Journalists Using Tragedy for Ratings
As a former newspaper reporter and editor, and sometime contributor to news-oriented publications today, I generally don’t throw stones at journalists. I know something about the intense deadline pressures, diminished resources, and other obstacles they face.
Still, amid the ever-growing chorus of the anti-Asian, anti-Black, anti-gay, anti-anyone-who’s-different-than-the-suburban-WASP reports purporting to portray American society, I have to raise a finger of protest.
Context matters. of concern about the victims of the recent Lunar New Year shootings in southern California, I shook my head and thought, “You’ve got to be kidding.”
It’s not because I’m anti-Chinese, anti-Japanese or any other Asians. Yet in turning the east Los Angeles attacks into another example of the anti-Asian hatred rife since the appearance of COVID-19 three years ago, the media are engaging in self-caricature.
One could imagine the fictitious Roland Hedley of Doonesbury fame waving his microphone as he intones, “What a story we have here, folks. Hate and fear are rippling through this Asian-American community in the latest example of hatred run amok…”
Suddenly, Hedley pauses to listen to instruction coming through his earpiece before adding, “Uh, wait. No. I guess it’s not the example we thought it was. But nonetheless, when we have a great story we’re going to run with it anyway, regardless of the facts. After all, we’re the Shameless Hyping Network.”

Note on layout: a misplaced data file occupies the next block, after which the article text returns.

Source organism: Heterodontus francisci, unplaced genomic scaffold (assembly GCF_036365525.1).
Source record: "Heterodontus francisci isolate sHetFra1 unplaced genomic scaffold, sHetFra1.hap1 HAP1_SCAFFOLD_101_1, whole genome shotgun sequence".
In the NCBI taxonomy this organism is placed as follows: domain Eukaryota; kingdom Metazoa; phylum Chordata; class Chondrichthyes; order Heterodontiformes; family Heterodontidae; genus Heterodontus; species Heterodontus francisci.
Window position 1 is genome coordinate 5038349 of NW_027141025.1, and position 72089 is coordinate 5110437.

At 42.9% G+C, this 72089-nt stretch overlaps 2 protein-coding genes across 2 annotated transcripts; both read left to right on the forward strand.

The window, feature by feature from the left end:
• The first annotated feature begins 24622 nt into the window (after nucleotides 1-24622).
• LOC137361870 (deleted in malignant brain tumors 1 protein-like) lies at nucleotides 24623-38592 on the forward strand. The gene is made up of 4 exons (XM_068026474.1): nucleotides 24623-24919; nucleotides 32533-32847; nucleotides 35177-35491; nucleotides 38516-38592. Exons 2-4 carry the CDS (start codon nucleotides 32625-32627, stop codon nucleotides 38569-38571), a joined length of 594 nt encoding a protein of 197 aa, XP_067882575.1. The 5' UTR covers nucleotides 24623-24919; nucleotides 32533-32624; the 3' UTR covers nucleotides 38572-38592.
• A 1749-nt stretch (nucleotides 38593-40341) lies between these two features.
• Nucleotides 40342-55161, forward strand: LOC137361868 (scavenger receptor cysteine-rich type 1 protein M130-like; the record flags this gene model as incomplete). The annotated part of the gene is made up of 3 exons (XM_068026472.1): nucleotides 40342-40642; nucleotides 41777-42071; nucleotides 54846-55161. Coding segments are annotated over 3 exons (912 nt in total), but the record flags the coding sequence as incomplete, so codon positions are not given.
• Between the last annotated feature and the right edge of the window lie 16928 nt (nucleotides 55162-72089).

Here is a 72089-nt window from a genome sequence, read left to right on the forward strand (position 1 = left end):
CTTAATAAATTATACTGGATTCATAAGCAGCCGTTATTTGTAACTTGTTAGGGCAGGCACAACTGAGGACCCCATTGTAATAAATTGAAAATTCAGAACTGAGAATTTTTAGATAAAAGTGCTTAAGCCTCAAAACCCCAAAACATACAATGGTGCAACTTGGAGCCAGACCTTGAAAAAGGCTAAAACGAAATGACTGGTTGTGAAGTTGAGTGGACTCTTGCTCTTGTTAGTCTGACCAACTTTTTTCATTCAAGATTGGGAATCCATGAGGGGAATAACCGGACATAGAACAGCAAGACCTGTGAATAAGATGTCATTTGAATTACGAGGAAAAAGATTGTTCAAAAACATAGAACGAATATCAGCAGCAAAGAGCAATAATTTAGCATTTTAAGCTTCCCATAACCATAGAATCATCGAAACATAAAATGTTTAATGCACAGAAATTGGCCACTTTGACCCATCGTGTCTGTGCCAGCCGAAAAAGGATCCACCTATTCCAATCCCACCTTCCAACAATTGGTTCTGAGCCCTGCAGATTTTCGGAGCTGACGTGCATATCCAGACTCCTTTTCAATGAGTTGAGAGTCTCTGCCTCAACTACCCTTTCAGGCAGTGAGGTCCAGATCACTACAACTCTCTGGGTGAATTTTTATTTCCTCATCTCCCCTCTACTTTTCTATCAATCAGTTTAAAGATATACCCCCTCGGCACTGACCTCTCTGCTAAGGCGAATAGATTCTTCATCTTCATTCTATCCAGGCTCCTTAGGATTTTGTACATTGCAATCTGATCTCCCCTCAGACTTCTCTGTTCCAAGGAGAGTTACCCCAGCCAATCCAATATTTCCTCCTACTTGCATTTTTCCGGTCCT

It would be funny, except it’s not.
Journalists Should Stop Crying Wolf
I don’t know the exact year, but I was in elementary school when I heard the Aesop’s fable, “The Boy Who Cried Wolf.” The story goes back even further to Greece—155 years ago.
Perhaps we need some of Aesop’s wisdom today. With all the news reports treating the tragedy in Hemet as another incident sparking fear among Asian communities, I simply had to pause and ask, “Folks, did you notice the assailant was Asian?”
The same is true in the shootings that followed two days later in northern California. To extrapolate anything more from these tragedies than two troubled men committing despicable acts is to engage in a boy crying wolf.
When people learned the truth behind the recent attacks in California, it was too easy for them to dismiss other reports of anti-Chinese, anti-Semitic and other forms of bigotry as media hype.
That surely isn’t the case. That’s why those who are engaged in the sacred duty of reporting the news need to avoid creating a narrative and then hunting for stories to justify the narrative.
While that may not have been the intent of those news organizations who rushed to report on the Lunar New Year’s incident, it sure appeared that way.
When I was in journalism school, we learned to go report the news and let the chips fall where they may. It was someone else’s duty to analyze where the chips fell and what that all meant. The danger of crying wolf without any foundation is no one listening when the real wolf comes.